2. Some get lucky, some do not.

    I’ve been wrestling with this one quite a bit myself lately. For me, the irritation is that even when I find myself accepting this, there’s always someone who thinks that signs of being unlucky are signs of not doing something right, and will say as much. Because sometimes unlucky and not doing something right look an awful lot alike.

  3. I’ve been thinking a lot about this post since I first read it yesterday afternoon. I feel like there is so much I want to say about it, but I don’t know how to articulate it.

    First and least cerebral is the reaction to this:
    that God will provide whatever it is you need and wanting earthly things misses the point; focus on Godly things.

    That seems to be a common PK thing. Tim declares absolutely that it comes from most preachers being poorly compensated and then training their kids out of that. His parents brought him up to believe that wanting toys and clothes bought directly for him instead of gleaned from the poorbox was a sin. But that was because it’s the habit in a minister’s family to sanctify their failings and their shame. Instead of feeling like crap because you can’t buy your son a basketball, tell him it’s a sin to want a basketball. It seems to be more of that insidious “I work for God and so you do too, and by the way God is a crap boss” stuff.

    Would it have made a difference if all my cells were stewing in this chemical bath back in grad school? In college?

    I’ve been here for a long time. My first real flare of AI disease was between my Freshman and Sophomore years. My second was during the winter term of my Sophomore year and was what compelled me to leave school. I often wondered when I was finally diagnosed if, had they realised back then what they were dealing with instead of writing it off to me being weak or lazy or malingering, I would be some other kind of person today.

    Thing is that I like who I am today and I’m not sure I’d like who I would have been had things played out differently. I didn’t come to that realisation, though, until a couple of years ago. It’s like once I started to get right up against 40 things started falling into place. Even though there is so much about my life that is Not Great right now, I like who I am and the Not Great parts don’t matter as much. Most of the time. I’m hoping you hit that realisation.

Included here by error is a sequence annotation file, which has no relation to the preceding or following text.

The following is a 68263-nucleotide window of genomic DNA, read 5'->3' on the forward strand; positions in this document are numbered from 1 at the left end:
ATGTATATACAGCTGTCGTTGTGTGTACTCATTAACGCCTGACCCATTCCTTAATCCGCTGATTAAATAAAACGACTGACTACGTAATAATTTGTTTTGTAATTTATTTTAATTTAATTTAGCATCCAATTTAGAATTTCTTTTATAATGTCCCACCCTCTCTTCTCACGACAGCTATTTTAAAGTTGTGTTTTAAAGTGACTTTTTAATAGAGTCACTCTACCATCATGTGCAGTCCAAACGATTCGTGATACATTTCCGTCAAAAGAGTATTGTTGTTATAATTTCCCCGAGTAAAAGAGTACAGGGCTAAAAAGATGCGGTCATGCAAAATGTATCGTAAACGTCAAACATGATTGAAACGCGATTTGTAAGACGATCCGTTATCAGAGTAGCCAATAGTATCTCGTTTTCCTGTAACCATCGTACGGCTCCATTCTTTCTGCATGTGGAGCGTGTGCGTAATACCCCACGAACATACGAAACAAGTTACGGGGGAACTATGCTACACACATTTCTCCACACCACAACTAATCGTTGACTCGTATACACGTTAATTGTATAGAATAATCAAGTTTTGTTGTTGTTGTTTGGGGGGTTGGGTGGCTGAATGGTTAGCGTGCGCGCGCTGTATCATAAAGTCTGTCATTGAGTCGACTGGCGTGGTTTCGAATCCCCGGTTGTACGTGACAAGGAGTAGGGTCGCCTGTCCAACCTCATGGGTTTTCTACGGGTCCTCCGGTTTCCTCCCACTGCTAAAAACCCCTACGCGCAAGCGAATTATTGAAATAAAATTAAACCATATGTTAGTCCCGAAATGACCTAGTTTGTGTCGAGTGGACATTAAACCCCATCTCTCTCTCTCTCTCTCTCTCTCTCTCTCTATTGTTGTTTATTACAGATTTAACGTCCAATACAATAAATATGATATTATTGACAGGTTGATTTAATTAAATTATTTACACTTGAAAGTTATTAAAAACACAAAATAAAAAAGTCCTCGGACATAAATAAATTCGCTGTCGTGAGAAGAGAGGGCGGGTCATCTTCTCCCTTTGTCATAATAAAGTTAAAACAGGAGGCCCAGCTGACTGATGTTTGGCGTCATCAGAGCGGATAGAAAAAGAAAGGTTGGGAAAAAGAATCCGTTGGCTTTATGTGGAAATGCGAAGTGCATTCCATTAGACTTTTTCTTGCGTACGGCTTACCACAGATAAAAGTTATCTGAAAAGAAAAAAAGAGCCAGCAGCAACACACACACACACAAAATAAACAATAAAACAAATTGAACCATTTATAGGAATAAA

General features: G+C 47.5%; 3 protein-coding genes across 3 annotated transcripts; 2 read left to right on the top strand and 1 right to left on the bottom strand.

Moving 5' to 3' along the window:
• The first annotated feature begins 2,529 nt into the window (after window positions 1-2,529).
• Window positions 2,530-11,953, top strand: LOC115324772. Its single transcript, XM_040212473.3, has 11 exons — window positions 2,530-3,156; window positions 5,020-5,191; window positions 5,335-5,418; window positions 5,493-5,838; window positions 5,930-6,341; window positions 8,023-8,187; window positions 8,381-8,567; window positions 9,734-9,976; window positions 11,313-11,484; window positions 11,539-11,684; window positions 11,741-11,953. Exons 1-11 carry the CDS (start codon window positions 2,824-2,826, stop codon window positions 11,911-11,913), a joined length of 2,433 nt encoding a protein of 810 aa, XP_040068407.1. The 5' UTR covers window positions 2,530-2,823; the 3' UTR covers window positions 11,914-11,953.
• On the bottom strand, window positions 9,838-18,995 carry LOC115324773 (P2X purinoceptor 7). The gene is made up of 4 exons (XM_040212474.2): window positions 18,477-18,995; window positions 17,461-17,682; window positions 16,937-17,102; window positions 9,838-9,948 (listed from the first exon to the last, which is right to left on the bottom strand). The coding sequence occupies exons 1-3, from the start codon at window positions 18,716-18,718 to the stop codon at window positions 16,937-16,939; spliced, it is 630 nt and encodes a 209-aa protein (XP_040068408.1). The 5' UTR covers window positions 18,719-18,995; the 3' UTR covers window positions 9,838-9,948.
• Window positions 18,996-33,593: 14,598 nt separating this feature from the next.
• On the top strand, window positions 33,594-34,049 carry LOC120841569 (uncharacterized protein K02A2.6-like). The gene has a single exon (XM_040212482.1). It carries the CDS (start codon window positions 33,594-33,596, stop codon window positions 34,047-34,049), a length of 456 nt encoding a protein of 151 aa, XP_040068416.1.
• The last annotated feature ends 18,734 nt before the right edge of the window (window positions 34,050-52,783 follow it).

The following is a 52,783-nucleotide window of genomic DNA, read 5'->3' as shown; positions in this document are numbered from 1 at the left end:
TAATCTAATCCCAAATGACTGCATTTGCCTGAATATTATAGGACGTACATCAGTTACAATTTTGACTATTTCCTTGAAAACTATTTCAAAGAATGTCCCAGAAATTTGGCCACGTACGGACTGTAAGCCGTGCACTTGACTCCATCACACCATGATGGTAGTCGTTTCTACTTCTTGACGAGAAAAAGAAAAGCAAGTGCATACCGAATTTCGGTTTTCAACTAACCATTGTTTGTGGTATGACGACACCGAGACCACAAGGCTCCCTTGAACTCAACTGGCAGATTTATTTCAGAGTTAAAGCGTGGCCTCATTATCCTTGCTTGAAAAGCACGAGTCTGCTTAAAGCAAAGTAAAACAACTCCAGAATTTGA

ome purpose, to trying to do these things–like write a book and get it published–that I’ve always wanted to do, my whole life–now instead of in my 20s.

    I am seriously more and more of a certainty that GOOD writers have an innate sense of when they are good enough to actually start writing for real. I’m interacting more with writers’ groups online and they are all incidentally comprised of two groups.

    1. People in their 20s who want to have a career writing workmanlike stuff.

    2. People older than 35 who want to be good writers.

    Some of the #2s also want to have writing careers, but most of them are more focused on doing their best work and honing their craft. I don’t see the same kind of attention to craftsmanship in the younger group because they are at the point in their lives where they’re trying to find their place in the world and they place they want to be is as John Grisham or Terry Brooks. I think that’s what’s going on with you. You want to tell a story, to connect with readers. Yeah, you wouldn’t mind having a writing career but that’s not your first mission, I bet. Your first mission is the craft. And that seems to be a switch that flips in people’s heads around 34 or 35 or so. At least that’s my theory.